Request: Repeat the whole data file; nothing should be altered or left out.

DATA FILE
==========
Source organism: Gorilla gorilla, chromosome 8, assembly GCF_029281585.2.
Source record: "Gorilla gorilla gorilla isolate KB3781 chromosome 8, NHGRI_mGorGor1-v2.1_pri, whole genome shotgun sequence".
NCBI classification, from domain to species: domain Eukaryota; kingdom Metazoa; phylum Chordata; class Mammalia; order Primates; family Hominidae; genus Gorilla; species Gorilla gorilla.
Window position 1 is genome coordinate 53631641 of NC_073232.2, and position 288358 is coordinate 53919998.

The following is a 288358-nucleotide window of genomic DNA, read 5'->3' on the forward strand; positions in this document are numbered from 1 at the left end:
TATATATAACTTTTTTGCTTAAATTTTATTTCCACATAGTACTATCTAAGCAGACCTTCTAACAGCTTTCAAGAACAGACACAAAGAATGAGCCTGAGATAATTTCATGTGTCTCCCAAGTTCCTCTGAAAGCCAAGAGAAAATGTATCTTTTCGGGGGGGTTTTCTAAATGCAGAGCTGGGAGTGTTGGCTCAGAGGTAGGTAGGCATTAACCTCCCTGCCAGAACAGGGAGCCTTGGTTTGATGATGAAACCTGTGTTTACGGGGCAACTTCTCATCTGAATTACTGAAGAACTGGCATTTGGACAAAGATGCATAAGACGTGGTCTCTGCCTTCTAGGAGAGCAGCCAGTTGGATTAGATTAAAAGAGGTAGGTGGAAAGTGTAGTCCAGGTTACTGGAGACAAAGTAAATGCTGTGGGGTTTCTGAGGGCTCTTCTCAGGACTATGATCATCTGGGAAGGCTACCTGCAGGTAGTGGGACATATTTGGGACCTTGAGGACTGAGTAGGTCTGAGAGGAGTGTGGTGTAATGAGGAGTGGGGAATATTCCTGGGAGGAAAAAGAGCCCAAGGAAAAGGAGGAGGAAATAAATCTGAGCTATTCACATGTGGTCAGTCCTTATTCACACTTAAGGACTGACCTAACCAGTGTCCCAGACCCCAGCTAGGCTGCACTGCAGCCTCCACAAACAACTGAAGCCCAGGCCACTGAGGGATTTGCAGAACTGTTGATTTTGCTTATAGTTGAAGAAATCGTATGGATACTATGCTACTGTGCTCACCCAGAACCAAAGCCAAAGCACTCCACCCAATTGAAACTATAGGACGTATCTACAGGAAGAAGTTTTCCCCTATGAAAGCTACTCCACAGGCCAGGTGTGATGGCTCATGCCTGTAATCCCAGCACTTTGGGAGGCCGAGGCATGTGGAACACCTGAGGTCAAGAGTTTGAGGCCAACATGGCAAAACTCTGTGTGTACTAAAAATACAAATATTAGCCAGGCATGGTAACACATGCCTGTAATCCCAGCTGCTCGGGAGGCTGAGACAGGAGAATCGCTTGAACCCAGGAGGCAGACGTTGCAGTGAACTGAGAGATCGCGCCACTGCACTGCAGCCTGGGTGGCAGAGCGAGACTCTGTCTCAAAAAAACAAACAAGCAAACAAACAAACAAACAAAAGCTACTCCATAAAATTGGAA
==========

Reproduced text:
Source organism: Gorilla gorilla, chromosome 8, assembly GCF_029281585.2.
Source record: "Gorilla gorilla gorilla isolate KB3781 chromosome 8, NHGRI_mGorGor1-v2.1_pri, whole genome shotgun sequence".
NCBI classification, from domain to species: domain Eukaryota; kingdom Metazoa; phylum Chordata; class Mammalia; order Primates; family Hominidae; genus Gorilla; species Gorilla gorilla.
Window position 1 is genome coordinate 53631641 of NC_073232.2, and position 288358 is coordinate 53919998.

The following is a 288358-nucleotide window of genomic DNA, read 5'->3' on the forward strand; positions in this document are numbered from 1 at the left end:
TATATATAACTTTTTTGCTTAAATTTTATTTCCACATAGTACTATCTAAGCAGACCTTCTAACAGCTTTCAAGAACAGACACAAAGAATGAGCCTGAGATAATTTCATGTGTCTCCCAAGTTCCTCTGAAAGCCAAGAGAAAATGTATCTTTTCGGGGGGGTTTTCTAAATGCAGAGCTGGGAGTGTTGGCTCAGAGGTAGGTAGGCATTAACCTCCCTGCCAGAACAGGGAGCCTTGGTTTGATGATGAAACCTGTGTTTACGGGGCAACTTCTCATCTGAATTACTGAAGAACTGGCATTTGGACAAAGATGCATAAGACGTGGTCTCTGCCTTCTAGGAGAGCAGCCAGTTGGATTAGATTAAAAGAGGTAGGTGGAAAGTGTAGTCCAGGTTACTGGAGACAAAGTAAATGCTGTGGGGTTTCTGAGGGCTCTTCTCAGGACTATGATCATCTGGGAAGGCTACCTGCAGGTAGTGGGACATATTTGGGACCTTGAGGACTGAGTAGGTCTGAGAGGAGTGTGGTGTAATGAGGAGTGGGGAATATTCCTGGGAGGAAAAAGAGCCCAAGGAAAAGGAGGAGGAAATAAATCTGAGCTATTCACATGTGGTCAGTCCTTATTCACACTTAAGGACTGACCTAACCAGTGTCCCAGACCCCAGCTAGGCTGCACTGCAGCCTCCACAAACAACTGAAGCCCAGGCCACTGAGGGATTTGCAGAACTGTTGATTTTGCTTATAGTTGAAGAAATCGTATGGATACTATGCTACTGTGCTCACCCAGAACCAAAGCCAAAGCACTCCACCCAATTGAAACTATAGGACGTATCTACAGGAAGAAGTTTTCCCCTATGAAAGCTACTCCACAGGCCAGGTGTGATGGCTCATGCCTGTAATCCCAGCACTTTGGGAGGCCGAGGCATGTGGAACACCTGAGGTCAAGAGTTTGAGGCCAACATGGCAAAACTCTGTGTGTACTAAAAATACAAATATTAGCCAGGCATGGTAACACATGCCTGTAATCCCAGCTGCTCGGGAGGCTGAGACAGGAGAATCGCTTGAACCCAGGAGGCAGACGTTGCAGTGAACTGAGAGATCGCGCCACTGCACTGCAGCCTGGGTGGCAGAGCGAGACTCTGTCTCAAAAAAACAAACAAGCAAACAAACAAACAAACAAAAGCTACTCCATAAAATTGGAA